Consumers for Paper Options Files Statement with Senate Finance Committee

Submitted by: Phil Riebel 05/03/2013

Consumers for Paper Options, a coalition of individuals and organizations advocating for the right to paper-based communications, filed a statement today with the U.S. Senate to demonstrate that electronic tax-filing and direct-deposited refunds are insecure and are leading to rampant identity theft. The organization encourages policymakers to maintain the option for citizens to file taxes on paper, and it supports Congressional efforts—such as H. Res. 97Opens in a new window—to protect non-electronic access to government services and information for Americans who need or want it.


2 May 2013 - PIWorld

Consumers for Paper Options, a coalition of individuals and organizations advocating for the right to paper-based communications, filed a statement today with the U.S. Senate to demonstrate that electronic tax-filing and direct-deposited refunds are insecure and are leading to rampant identity theft. The organization encourages policymakers to maintain the option for citizens to file taxes on paper, and it supports Congressional efforts—such as H. Res. 97—to protect non-electronic access to government services and information for Americans who need or want it.
 
The statement, filed with the Senate Committee on Finance, which is examining the problem of tax fraud and identity theft, calls attention to government statistics proving that lack of security in the IRS e-filing and direct deposit program has made it far easier for identity thieves to file fraudulent returns—theft that will lead to an estimated $21 billion loss over the next five years. In conclusion, Consumers for Paper Options encourages policymakers to make sure the IRS strengthens its security measures while providing better access to paper tax forms and traditional refund options that have proven much safer for senior citizens and other Americans who are currently being victimized by identity theft.
 
“Lack of security in the electronic tax-filing program has undoubtedly contributed to the epidemic of tax fraud being perpetrated in our country,” John Runyan, executive director of Consumers for Paper Options, wrote in the statement. “Of the 1.5 million undetected fraudulent returns processed during the 2011 tax season, 1.4 million, or 91 percent, were e-filed, and in 82 percent of these cases, thieves utilized direct deposit or pre-paid debit cards to obtain fraudulent refunds. There is no better proof that electronic tax-filing and refund collection has played a central role in our nation’s skyrocketing tax fraud.”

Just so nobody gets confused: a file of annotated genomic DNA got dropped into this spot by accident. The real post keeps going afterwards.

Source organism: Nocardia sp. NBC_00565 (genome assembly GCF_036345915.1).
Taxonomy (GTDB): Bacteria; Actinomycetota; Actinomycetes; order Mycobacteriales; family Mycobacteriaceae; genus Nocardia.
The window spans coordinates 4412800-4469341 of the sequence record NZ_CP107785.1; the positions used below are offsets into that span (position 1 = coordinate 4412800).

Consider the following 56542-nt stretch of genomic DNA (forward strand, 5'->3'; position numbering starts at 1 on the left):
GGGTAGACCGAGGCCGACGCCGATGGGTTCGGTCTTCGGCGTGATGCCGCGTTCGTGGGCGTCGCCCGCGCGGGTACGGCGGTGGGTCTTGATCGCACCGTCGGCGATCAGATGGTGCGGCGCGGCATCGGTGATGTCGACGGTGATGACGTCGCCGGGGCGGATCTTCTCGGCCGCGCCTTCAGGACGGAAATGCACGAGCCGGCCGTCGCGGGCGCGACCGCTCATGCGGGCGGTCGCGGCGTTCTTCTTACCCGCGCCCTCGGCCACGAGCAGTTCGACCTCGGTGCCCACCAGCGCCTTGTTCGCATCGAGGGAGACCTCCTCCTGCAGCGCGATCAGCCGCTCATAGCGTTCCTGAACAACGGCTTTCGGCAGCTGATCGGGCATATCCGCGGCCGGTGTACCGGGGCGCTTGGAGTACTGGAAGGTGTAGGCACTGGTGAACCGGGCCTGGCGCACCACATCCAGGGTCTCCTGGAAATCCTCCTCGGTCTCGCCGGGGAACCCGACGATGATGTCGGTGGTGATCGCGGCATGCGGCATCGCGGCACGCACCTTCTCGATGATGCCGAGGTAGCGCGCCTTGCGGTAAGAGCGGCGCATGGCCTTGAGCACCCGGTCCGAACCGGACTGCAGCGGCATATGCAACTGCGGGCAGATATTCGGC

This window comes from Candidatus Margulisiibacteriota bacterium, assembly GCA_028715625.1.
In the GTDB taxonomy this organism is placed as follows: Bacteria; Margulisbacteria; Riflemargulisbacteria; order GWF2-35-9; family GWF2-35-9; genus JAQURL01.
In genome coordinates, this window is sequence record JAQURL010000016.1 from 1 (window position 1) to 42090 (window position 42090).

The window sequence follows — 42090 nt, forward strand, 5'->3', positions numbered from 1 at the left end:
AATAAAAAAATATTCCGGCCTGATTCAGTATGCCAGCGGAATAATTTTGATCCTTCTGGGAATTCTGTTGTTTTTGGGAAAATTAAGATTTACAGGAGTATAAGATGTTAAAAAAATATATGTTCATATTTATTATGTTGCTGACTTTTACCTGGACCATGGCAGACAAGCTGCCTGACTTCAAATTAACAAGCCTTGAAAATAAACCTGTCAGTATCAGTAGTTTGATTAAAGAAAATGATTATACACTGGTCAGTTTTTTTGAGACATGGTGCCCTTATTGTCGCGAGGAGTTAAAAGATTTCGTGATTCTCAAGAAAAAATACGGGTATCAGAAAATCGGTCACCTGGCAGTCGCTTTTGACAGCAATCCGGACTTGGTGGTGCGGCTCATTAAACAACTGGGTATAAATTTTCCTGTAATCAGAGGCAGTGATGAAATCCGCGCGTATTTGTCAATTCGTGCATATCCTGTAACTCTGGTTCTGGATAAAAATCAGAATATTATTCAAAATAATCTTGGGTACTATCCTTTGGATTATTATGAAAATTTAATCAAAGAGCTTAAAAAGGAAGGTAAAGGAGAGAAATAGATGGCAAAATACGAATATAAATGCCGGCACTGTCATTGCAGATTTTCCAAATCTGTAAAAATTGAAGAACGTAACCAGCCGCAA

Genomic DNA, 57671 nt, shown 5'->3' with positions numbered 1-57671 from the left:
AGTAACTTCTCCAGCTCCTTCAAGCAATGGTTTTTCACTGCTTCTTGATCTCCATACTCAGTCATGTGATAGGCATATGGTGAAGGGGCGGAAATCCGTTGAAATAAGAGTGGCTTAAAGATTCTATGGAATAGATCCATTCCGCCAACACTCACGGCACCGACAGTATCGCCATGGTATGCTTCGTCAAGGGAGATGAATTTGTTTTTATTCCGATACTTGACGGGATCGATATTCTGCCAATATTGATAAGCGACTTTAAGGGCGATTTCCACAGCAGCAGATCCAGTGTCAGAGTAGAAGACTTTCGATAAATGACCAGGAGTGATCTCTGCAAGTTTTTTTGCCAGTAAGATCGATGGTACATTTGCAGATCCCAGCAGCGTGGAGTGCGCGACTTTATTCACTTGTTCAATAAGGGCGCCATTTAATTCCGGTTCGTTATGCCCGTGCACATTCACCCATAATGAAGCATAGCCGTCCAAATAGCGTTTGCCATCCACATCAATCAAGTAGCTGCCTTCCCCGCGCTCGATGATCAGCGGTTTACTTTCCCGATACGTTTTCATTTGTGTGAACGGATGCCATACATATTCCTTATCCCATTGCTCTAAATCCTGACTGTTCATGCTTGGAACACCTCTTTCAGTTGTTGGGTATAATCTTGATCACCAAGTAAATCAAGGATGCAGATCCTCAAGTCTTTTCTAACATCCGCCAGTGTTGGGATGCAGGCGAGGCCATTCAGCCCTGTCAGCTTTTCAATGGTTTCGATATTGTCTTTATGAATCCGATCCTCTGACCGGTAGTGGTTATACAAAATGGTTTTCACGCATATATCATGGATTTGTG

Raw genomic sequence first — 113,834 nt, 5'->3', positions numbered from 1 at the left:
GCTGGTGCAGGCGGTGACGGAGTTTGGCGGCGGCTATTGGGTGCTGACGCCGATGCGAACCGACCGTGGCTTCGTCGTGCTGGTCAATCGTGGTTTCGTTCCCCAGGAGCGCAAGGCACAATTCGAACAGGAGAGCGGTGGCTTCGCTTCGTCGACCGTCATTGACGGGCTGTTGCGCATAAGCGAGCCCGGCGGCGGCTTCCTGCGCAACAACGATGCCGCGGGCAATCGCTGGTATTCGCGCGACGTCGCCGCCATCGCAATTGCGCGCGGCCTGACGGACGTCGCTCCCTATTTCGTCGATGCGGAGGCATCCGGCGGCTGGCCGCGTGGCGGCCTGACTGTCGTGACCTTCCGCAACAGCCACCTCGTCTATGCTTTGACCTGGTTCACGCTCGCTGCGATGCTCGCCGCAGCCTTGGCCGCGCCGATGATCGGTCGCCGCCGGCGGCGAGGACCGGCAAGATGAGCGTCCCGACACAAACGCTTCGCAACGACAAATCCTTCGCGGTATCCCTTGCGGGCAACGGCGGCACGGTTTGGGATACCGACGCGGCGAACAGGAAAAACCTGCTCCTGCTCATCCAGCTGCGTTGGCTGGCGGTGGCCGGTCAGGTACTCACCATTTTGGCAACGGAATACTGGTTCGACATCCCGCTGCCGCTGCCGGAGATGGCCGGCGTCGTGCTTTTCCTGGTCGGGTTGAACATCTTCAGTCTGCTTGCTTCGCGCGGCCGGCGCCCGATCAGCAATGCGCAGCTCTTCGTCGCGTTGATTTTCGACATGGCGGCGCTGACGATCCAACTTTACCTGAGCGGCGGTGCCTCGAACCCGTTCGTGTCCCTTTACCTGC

Runyan continued, “While cashing a paper check involves protections to ensure that the funds are being received by the correct person, electronic tax-filing has empowered thieves across the country. Debit cards are not a secure means of refund collection. They are untraceable, and can be collected and used without proper identification. As for funds received electronically via direct deposit, the IRS does not even mandate basic safeguards requiring the name on the bank account to match the name on the tax return.
 
“There is no accountability at the IRS, and certainly no credible effort to prevent electronic tax-filing from resulting in the epidemic of fraud we are experiencing today. Congress should insist that the IRS implement clear measures to secure the identity of law-abiding taxpayers who are being exposed to criminal fraud, while providing continued access for paper-filing by reinstating the mailing of paper tax forms for citizens who are uncomfortable with e-filing and vulnerable to cyber-risks.”
 
To access the full statement, visit: www.paperoptions.org/links/CPO_Sen_Finance_Statement.pdf.
 
Consumers for Paper Options supports H. Res. 97, a bipartisan resolution introduced this year in the U.S. House of Representatives by Reps. Sean Duffy (R-Wis.) and Mike Michaud (D-Maine). The resolution seeks to reverse recent federal initiatives to completely eliminate paper-based information and services, such as Social Security checks and earnings statements, savings bonds and income tax forms.